Three Simple Things Grateful Leaders Do

simple things grateful leaders doComing right off the heels of Thanksgiving and into the season of even more giving, many of us are likely thinking about thanks—or gratitude. From a leadership standpoint, gratitude can be powerful in terms of shaping your perspective and both the mindset of your organization and it’s culture. In fact, research shows that practicing gratitude leads to a number of benefits that can reinforce your own wellbeing as well as the wellbeing of those in your workplace. It improves physical and psychological health, it raises self-esteem, and it contributes to stronger relationships, among other things. Gratitude doesn’t have to be about massive efforts of kindness, as nice and generous as those might be. Taking small steps to demonstrate where you’re appreciative and yet giving thanks consistently over time can have a significant impact. So this holiday season, I challenge you to give yourself and others the simple gift of gratitude, creating new habits around the spirit of “thanks.”

Here are a few suggestions:

Start your day off with daily gratitudes. Whether you do this before rolling out of bed, when taking your shower, or sitting patiently in your morning commute, think about what makes you feel grateful. Start with a few gratitudes related to your personal life. Then shift your thinking to your professional life, again, naming a few things each day if you can. When you walk into work, your mindset will likely be a bit more positive, your perspective brighter. And that’s a great way to start the day.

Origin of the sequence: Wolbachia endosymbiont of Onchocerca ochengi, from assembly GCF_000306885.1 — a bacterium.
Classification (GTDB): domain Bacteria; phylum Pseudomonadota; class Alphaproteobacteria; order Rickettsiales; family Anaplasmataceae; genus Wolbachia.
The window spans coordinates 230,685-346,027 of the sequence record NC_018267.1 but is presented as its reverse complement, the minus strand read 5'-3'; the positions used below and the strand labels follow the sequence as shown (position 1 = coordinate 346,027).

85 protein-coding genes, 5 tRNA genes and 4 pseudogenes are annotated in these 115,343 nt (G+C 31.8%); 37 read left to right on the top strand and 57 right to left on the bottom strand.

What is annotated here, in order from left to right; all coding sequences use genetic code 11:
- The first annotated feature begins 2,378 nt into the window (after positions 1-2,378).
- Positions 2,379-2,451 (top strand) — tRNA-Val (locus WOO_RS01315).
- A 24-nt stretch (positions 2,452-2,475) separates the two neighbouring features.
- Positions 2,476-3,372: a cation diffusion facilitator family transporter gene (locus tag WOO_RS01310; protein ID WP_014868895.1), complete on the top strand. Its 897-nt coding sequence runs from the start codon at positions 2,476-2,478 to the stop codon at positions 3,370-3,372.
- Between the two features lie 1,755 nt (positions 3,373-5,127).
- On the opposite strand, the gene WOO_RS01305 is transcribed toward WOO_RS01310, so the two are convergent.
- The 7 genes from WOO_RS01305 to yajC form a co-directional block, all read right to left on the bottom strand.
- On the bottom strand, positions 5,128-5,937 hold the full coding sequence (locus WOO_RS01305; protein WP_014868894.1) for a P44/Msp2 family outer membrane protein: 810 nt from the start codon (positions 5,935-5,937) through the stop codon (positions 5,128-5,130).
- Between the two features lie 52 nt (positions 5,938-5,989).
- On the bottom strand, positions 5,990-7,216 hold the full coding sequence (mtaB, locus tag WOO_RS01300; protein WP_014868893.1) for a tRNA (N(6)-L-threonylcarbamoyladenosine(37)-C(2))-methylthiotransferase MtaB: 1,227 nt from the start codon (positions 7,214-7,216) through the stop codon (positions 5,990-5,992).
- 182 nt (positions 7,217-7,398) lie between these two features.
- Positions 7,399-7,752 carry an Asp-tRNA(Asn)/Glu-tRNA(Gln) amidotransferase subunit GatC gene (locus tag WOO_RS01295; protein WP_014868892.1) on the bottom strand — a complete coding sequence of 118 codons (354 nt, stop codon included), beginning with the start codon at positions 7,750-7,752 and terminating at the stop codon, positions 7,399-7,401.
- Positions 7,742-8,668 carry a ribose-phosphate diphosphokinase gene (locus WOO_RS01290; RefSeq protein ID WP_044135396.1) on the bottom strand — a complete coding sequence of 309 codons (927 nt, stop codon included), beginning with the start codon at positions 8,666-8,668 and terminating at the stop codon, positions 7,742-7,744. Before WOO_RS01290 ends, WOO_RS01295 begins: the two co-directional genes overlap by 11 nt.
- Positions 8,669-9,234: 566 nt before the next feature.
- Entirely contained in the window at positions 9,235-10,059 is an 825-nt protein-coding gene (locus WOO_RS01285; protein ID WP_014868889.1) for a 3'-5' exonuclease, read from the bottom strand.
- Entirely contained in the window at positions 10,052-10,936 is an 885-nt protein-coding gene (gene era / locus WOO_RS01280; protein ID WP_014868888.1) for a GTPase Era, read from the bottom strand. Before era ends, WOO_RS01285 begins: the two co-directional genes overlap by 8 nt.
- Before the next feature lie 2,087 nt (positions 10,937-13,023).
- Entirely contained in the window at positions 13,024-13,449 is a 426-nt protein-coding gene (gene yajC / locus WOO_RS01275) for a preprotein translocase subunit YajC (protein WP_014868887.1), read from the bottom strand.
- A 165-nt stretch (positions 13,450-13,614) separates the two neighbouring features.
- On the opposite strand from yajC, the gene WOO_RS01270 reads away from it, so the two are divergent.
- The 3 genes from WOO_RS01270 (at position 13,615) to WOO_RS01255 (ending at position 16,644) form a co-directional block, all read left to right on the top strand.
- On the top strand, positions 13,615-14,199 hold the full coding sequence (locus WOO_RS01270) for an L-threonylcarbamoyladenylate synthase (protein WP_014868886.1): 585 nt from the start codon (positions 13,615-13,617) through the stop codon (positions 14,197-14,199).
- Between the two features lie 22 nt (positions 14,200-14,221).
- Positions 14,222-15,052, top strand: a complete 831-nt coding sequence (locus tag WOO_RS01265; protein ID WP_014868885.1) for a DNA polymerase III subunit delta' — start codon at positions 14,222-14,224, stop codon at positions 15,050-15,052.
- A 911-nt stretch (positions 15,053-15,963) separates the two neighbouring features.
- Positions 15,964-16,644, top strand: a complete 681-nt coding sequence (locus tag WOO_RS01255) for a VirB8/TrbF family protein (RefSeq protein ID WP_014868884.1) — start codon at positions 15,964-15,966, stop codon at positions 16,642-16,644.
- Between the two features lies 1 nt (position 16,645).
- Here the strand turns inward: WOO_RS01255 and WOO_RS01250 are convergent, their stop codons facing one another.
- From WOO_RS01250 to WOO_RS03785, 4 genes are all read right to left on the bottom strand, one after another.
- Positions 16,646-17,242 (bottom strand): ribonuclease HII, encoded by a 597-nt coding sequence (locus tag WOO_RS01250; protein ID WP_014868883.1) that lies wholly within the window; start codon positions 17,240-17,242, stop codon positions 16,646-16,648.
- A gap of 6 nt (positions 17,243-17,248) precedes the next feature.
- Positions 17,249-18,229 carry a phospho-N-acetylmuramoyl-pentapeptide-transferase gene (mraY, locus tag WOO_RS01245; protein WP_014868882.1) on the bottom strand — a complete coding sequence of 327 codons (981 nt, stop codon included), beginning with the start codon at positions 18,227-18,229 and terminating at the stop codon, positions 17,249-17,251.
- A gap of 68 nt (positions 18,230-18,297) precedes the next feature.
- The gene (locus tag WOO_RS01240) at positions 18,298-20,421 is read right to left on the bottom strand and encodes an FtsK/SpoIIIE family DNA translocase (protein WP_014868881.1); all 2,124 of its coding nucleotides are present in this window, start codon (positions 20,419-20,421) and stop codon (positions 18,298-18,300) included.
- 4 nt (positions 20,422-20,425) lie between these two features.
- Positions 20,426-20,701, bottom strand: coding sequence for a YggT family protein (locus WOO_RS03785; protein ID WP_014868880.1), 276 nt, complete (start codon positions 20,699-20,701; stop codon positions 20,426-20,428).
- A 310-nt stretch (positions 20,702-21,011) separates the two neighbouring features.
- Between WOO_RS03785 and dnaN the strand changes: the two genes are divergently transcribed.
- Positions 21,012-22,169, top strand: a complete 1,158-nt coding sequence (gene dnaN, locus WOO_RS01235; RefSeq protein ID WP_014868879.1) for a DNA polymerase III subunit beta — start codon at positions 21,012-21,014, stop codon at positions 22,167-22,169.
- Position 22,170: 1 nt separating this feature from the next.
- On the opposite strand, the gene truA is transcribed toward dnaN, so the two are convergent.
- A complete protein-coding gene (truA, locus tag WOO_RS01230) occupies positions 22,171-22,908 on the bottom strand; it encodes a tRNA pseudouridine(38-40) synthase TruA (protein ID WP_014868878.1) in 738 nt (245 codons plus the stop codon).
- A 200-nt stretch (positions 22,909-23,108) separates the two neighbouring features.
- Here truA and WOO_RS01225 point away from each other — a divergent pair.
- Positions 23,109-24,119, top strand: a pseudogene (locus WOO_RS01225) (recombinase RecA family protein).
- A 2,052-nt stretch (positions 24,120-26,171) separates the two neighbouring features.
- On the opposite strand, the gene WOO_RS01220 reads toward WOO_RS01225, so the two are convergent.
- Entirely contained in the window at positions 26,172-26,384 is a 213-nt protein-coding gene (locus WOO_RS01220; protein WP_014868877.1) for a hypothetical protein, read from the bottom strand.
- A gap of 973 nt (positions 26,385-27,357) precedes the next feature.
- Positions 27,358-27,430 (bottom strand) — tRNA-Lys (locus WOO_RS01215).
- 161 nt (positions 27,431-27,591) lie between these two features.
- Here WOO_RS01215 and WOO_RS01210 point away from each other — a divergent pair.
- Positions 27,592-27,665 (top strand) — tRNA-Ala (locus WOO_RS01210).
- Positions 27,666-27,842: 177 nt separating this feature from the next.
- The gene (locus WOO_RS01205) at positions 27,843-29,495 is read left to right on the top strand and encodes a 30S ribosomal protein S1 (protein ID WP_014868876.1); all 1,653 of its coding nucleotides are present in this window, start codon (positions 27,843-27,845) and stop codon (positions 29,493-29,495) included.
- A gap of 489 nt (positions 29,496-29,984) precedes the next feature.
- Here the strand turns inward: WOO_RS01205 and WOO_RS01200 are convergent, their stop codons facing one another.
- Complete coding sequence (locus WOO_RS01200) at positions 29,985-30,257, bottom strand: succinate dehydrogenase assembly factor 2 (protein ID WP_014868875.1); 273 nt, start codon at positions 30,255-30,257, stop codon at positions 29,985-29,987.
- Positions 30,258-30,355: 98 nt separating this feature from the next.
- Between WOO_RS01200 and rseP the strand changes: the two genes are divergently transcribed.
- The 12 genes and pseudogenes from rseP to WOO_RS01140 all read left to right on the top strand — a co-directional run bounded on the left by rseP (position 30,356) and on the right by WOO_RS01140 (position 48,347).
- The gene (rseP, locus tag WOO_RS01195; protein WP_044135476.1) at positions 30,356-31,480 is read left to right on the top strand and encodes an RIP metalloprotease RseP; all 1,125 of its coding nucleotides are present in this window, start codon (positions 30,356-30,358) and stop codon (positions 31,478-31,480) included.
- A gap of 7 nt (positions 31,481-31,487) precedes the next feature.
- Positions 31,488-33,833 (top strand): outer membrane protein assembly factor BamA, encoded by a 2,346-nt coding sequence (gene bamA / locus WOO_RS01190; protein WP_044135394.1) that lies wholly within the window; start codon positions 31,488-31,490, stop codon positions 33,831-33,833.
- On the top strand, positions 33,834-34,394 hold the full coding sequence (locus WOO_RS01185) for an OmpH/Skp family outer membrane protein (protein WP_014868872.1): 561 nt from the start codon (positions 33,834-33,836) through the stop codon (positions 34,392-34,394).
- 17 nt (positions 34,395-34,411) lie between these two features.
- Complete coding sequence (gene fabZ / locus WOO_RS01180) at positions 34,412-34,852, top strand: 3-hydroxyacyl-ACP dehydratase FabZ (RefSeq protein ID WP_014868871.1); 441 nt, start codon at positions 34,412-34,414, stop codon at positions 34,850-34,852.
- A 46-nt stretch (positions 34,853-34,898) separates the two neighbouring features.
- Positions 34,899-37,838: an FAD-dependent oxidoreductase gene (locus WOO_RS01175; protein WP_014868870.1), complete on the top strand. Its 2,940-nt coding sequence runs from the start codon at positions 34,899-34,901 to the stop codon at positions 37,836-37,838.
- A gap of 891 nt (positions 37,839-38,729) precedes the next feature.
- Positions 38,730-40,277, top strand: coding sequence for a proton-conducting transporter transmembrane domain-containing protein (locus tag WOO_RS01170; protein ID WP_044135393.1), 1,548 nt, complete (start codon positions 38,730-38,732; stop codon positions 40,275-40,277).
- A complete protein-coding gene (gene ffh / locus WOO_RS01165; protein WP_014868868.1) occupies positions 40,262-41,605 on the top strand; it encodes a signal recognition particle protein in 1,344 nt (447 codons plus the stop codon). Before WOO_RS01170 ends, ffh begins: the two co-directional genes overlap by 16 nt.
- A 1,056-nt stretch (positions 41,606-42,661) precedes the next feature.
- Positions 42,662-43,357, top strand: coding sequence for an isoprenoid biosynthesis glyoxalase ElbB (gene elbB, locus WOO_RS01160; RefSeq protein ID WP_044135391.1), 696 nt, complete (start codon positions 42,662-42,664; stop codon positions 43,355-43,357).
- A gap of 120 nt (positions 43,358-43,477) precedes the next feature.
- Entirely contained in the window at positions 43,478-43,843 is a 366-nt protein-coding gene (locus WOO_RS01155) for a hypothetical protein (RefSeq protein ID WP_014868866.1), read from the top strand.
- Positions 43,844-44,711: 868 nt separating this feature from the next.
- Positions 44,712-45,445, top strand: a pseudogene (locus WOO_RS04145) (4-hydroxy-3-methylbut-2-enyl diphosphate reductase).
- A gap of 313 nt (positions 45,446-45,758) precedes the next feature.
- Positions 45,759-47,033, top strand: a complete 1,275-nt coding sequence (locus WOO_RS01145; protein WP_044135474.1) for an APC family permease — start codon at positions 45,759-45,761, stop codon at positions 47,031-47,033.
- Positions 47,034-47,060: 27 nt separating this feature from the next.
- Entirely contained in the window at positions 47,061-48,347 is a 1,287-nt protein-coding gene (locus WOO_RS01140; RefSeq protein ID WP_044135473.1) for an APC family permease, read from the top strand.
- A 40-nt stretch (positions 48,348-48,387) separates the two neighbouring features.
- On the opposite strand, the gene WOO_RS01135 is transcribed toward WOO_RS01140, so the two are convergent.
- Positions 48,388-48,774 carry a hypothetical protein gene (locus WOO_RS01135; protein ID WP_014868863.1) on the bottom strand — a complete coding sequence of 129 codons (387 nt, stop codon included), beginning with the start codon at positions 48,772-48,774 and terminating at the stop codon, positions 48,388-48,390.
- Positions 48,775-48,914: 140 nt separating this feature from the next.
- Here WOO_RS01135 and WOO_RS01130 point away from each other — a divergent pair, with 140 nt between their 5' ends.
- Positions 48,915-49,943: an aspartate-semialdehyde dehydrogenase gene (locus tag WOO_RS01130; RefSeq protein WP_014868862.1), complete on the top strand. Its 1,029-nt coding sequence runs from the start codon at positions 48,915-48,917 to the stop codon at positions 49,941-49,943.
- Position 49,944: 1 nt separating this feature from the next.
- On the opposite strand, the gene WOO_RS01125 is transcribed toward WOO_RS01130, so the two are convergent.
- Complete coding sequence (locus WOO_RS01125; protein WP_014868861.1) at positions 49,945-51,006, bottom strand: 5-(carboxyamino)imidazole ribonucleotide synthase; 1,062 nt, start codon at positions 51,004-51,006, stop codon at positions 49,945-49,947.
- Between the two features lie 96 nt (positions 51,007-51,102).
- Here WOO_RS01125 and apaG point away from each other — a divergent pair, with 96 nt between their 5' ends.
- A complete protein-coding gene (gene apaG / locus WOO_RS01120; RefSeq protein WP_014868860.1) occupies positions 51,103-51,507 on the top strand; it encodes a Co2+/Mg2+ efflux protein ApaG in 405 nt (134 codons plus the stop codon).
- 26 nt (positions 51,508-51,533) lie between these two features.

Share your appreciation of others. Let people know they matter. This includes communicating this information to staff, vendors, partners, customers and others. But don’t feel you must recognize everyone at once…take your time and be genuine about it. Be specific if you can…it’s far more effective than a generic thank-you. Let the recipient know for what you’re grateful and why it’s important to your leadership, the company, other staff members, customers, etc. Sharing gratitude can become a solid strategy for supporting morale and growing motivation.

Give back. Your gratitude, as an expression of who you are and what you want to be as a leader, will become clear to many as you habitually model the act of giving to others. Case in point, many of MAP’s clients have “giving back” as one of their core values, proactively sponsoring community or charitable activities. As such, these leaders don’t stand behind a curtain, expecting everyone else to magically do these acts of kindness for them. They are front-and-center leaders, modeling the behaviors they wish to see from others in their organization.

Get the ball rolling! For what are you grateful about your leadership today?


​ The Disciplined Leader

What do the best leaders have in common? The answer is one word: Discipline. A disciplined leader is one who identifies and focuses on the Vital Few: the 20% of activities that will drive 80% of the results. Learn More

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